1. Providing standard kitchenware that hotels and restaurants will use within the oil districts.
  2. Offering catering services to feed the people who will be working in the refineries.
  3. Partnering with another company to start fabricating stainless steel commercial kitchens and related equipment.

We are also profiling other potential partners, sensitizing them about the available opportunities, and exploring how we can benefit from them when we jointly offer services.

Charity Namala: Could you share some of the opportunities for SMEs in the Oil and Gas Value Chain? 

Davidson Bagambagye: There are several opportunities in this value chain.

For the broader SME sector, the opportunities include supplying goods and offering services such as Human Resources, Accounting, Legal, Environmental, and Health and Safety. Apart from providing kitchen equipment, we see an opportunity to diversify and deliver Information Technology (IT) services. We plan to provide operation management systems for inventory, communication, procurement and logistics. We have experience in using systems to deliver efficient and effective operations in day-to-day company activities.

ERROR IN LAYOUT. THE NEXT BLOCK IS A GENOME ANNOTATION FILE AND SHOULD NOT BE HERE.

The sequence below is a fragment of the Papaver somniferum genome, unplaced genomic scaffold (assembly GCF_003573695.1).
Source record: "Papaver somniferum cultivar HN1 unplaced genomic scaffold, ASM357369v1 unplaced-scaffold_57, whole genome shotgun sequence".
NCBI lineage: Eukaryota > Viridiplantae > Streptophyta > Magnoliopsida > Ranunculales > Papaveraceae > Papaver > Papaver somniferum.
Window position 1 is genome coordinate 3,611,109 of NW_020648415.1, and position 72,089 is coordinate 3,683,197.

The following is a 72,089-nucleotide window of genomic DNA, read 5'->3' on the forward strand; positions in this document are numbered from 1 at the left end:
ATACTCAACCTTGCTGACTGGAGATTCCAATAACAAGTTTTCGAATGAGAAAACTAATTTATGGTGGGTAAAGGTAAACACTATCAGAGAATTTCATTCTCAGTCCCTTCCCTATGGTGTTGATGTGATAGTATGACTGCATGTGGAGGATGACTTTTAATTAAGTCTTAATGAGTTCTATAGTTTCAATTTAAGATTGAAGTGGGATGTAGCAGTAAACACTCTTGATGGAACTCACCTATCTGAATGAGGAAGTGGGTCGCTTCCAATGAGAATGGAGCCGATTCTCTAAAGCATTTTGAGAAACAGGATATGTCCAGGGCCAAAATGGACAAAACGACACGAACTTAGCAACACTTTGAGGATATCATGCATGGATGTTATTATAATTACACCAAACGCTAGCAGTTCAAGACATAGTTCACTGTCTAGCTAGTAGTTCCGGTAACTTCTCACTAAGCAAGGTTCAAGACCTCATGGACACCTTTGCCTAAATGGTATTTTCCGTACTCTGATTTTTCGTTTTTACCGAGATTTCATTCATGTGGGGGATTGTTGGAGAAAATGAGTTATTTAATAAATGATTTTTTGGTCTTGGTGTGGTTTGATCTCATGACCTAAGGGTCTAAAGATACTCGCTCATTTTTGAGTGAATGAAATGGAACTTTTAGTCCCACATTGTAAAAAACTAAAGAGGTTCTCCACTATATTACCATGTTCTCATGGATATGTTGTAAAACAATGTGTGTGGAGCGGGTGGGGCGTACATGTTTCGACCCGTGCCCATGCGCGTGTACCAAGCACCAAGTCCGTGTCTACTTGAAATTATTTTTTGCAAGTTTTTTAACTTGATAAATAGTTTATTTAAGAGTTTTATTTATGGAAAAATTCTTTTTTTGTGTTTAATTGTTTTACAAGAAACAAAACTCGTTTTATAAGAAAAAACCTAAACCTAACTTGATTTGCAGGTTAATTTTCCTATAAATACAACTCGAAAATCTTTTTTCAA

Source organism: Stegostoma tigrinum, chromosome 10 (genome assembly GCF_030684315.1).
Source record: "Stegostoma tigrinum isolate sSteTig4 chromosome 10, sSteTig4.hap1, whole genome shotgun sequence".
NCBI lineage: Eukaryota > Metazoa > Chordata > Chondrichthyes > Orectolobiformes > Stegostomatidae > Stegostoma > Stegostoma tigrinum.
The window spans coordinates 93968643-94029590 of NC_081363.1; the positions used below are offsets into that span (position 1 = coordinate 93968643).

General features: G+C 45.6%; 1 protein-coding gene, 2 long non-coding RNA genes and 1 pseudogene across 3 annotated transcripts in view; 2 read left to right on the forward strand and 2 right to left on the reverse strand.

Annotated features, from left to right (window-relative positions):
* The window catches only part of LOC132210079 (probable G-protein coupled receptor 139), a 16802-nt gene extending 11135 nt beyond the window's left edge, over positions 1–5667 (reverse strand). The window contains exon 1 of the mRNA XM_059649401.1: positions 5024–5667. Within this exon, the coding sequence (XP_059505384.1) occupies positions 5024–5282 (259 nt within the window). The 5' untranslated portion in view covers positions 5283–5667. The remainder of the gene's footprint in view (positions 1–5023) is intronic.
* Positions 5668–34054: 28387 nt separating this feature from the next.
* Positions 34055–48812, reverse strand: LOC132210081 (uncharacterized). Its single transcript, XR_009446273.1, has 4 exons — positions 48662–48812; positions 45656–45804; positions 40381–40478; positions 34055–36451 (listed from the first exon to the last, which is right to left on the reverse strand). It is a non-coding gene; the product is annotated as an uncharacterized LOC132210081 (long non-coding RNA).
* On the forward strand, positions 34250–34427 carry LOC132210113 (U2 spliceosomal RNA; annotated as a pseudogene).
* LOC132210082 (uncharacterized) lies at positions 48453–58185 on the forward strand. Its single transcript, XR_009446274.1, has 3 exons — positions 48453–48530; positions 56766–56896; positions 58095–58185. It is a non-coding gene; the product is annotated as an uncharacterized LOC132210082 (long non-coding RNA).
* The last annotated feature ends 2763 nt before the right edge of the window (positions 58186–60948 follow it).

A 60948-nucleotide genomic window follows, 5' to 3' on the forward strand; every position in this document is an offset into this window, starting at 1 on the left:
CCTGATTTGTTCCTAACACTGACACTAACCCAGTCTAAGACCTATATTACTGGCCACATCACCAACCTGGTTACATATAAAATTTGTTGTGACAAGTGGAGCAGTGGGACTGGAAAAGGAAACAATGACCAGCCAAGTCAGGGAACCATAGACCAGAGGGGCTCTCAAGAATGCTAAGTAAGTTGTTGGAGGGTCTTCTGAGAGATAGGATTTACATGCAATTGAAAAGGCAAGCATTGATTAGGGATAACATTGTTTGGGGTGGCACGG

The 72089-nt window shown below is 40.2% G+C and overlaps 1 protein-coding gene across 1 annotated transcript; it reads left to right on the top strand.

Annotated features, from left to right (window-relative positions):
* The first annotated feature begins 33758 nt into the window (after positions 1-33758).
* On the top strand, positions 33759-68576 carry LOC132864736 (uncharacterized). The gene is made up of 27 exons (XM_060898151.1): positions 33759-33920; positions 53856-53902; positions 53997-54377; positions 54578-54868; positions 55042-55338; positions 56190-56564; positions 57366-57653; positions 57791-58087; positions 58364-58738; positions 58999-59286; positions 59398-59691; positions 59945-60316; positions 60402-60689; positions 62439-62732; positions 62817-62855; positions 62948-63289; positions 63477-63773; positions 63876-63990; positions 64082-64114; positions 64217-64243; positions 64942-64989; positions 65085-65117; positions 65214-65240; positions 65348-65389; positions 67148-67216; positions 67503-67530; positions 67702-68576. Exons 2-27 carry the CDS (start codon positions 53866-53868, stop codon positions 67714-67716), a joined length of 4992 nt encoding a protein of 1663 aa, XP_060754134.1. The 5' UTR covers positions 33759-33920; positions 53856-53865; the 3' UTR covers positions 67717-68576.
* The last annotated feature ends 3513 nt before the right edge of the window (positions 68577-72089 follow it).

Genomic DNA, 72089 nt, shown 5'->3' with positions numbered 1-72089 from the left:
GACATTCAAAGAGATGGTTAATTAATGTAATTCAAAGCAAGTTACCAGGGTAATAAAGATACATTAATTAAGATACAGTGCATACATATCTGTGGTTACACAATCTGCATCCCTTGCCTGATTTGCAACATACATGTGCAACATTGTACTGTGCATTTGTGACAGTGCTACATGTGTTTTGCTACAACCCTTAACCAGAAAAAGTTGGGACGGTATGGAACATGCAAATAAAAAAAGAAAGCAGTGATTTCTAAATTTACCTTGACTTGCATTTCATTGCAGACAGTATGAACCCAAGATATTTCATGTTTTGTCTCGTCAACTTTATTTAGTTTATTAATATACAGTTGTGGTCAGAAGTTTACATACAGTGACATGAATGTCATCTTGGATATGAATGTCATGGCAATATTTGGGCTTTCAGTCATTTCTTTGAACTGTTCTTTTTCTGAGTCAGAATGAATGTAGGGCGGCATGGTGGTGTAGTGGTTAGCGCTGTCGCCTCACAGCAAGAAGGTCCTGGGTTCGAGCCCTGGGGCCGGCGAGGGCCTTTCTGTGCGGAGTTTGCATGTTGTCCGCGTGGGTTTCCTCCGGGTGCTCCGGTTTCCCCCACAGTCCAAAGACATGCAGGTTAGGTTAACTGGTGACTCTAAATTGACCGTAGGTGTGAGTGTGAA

Charity Namala: How are you positioning the company to embrace the opportunities?

Davidson Bagambagye:  We have taken several steps to prepare for these opportunities.

We are implementing the necessary policies and procedures to comply with the required international standards to get essential certifications this year. Today, we take records of all our operations and have the health and safety requirements in place. We registered with the Petroleum Authority of Uganda, and our information is shortlisted on the National Suppliers Database.

Charity Namala: What can be done to increase SMEs’ participation in the Oil and Gas Value Chain? 

Davidson Bagambagye: SMEs need information and financial support to increase their participation.